The Woman Warrior Essay - Critical Context (Masterplots II: Juvenile & Young Adult Biography Series)

Maxine Hong Kingston

Critical Context (Critical Edition of Young Adult Fiction)

The Woman Warrior is a highly original work of autobiography, mixing as it does myth, legend, fiction, history, and personal reminiscence. Kingston dramatically involves the reader in her own exploration of truth in the stories told to her by her mother and others. Although not written specifically for young adults, the book captures the struggle to define one’s identity and ambitions in the face of family and cultural demands.

In adding the dimension of myth to her autobiography, Kingston brings the collective unconscious into her story of personal formation. The larger-than-life, archetypal figures of myth become characters in her story and are, in turn, transformed by her narrative imagination. In this way, she becomes a shaper of memory, just as she is shaped by it.

Instead of relating her life in a chronological way, as in most autobiographies, she presents it to poetic effect. “Our usual idea of biography is of time-lines, of dates and chronological events,” Kingston has said. “I am certainly more imaginative than that; I play with words and form.” Dreamlike landscapes and elusive figures haunt the book, demanding interpretation.

The Woman Warrior, then, reveals a life in process. The integration that is achieved by the book’s end offers but a challenge to continued creativity. In this way, it can prove meaningful to young people coming to adulthood in a world of change.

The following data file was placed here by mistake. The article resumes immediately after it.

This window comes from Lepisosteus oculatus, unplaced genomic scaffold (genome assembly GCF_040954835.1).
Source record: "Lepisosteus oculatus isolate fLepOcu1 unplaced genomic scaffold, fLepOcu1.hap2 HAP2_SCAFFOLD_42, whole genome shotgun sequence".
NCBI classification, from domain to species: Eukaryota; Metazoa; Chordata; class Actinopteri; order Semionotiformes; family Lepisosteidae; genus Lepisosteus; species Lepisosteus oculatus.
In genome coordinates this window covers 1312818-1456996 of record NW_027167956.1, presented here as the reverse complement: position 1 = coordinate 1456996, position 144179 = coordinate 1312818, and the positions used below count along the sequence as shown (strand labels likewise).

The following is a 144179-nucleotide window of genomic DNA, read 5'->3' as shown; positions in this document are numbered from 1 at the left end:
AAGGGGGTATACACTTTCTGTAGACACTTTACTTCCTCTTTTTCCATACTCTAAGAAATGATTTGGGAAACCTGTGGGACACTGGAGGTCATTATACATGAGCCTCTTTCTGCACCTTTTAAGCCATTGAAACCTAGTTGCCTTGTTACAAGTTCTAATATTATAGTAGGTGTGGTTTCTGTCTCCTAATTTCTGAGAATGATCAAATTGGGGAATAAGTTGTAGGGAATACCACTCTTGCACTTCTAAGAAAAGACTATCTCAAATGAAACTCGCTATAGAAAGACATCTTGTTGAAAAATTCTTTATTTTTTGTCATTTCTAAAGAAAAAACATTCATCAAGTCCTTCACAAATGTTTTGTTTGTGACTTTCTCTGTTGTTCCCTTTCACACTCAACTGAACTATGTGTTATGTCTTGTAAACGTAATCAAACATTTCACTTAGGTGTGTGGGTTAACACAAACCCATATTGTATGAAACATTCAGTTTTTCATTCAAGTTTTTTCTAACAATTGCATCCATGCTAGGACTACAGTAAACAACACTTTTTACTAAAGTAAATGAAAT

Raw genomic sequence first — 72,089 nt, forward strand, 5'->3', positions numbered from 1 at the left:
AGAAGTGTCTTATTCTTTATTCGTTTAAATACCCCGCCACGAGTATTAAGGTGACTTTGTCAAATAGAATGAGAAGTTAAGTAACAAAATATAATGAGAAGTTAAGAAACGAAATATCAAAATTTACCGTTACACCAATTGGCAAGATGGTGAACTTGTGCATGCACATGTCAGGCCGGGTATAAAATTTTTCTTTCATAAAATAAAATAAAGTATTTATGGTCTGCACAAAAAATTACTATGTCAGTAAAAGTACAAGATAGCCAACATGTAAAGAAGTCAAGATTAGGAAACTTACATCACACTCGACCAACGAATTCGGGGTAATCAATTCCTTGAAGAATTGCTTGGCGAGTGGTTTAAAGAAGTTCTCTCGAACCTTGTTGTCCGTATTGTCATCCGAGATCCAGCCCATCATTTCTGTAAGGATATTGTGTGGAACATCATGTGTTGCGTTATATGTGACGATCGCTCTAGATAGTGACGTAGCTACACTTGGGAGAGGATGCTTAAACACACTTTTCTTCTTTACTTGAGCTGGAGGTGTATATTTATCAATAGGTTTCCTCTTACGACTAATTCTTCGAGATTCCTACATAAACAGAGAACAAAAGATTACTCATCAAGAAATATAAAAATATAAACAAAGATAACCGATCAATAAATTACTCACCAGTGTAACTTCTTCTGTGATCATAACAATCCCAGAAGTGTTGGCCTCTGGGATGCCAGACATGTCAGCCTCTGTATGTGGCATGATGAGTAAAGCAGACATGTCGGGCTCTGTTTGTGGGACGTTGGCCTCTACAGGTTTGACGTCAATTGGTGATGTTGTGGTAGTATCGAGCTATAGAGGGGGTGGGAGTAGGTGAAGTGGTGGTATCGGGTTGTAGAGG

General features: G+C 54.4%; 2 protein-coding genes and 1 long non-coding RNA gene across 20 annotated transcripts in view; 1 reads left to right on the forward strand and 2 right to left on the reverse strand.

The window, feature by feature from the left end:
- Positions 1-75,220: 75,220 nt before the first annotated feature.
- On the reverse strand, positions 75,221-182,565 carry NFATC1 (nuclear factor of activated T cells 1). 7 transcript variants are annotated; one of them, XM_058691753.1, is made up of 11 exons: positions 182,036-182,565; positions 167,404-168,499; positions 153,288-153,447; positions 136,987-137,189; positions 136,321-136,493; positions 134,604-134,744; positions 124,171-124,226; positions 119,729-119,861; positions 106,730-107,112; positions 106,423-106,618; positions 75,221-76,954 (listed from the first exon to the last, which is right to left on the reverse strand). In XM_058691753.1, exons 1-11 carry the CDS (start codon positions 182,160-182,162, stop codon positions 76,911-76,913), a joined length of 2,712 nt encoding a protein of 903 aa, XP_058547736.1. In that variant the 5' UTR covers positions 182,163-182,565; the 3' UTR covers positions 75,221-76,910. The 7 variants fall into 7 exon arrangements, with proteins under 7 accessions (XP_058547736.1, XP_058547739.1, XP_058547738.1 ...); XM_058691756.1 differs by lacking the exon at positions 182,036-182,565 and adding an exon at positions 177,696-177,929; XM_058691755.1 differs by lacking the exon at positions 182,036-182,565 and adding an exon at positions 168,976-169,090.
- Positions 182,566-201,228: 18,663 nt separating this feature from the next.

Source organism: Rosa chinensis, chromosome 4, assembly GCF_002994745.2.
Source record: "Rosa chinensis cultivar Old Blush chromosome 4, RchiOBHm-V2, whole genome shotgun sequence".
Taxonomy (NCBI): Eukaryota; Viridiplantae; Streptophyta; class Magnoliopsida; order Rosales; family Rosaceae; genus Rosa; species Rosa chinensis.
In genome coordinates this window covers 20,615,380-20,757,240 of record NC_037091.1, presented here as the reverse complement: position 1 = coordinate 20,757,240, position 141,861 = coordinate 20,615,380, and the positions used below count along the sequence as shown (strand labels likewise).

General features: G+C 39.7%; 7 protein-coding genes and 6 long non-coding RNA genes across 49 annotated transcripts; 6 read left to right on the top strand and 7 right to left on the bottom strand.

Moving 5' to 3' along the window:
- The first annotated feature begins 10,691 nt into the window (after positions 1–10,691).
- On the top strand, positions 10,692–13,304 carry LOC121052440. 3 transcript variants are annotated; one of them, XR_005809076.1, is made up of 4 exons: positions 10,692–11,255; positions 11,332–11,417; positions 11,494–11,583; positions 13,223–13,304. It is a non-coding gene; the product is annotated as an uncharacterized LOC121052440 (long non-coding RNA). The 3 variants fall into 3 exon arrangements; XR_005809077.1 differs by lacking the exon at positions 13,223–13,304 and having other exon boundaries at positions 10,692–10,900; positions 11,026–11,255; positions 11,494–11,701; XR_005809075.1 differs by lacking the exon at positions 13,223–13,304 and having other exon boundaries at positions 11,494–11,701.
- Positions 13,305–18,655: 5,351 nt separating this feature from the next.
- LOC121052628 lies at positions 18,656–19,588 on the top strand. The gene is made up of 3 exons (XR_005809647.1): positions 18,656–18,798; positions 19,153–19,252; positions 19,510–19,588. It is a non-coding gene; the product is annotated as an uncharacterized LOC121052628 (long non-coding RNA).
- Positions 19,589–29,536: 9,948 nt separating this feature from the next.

As a child of immigrants, Kingston offers a counterpoint to conventionally upbeat chronicles of progress from Old to New Worlds. Kingston questions whether life for the generation born in the New World is necessarily happier than for their immigrant mothers and fathers. First-generation Americans seem more vulnerable to self-doubt than their parents, who are sustained by tradition. Moreover, the preoccupation of Americans with “plastics, periodical tables, t.v. dinners” may feel shallow in comparison with a life that honors mysteries and ghosts.

“I invented new literary structures to contain multi-versions and to tell the true lives of non-fiction people who are storytellers,” Kingston has explained. Interweaving memory and imagination into creative autobiography, Kingston models for young adults a way of actively interpreting who they are and who they are becoming.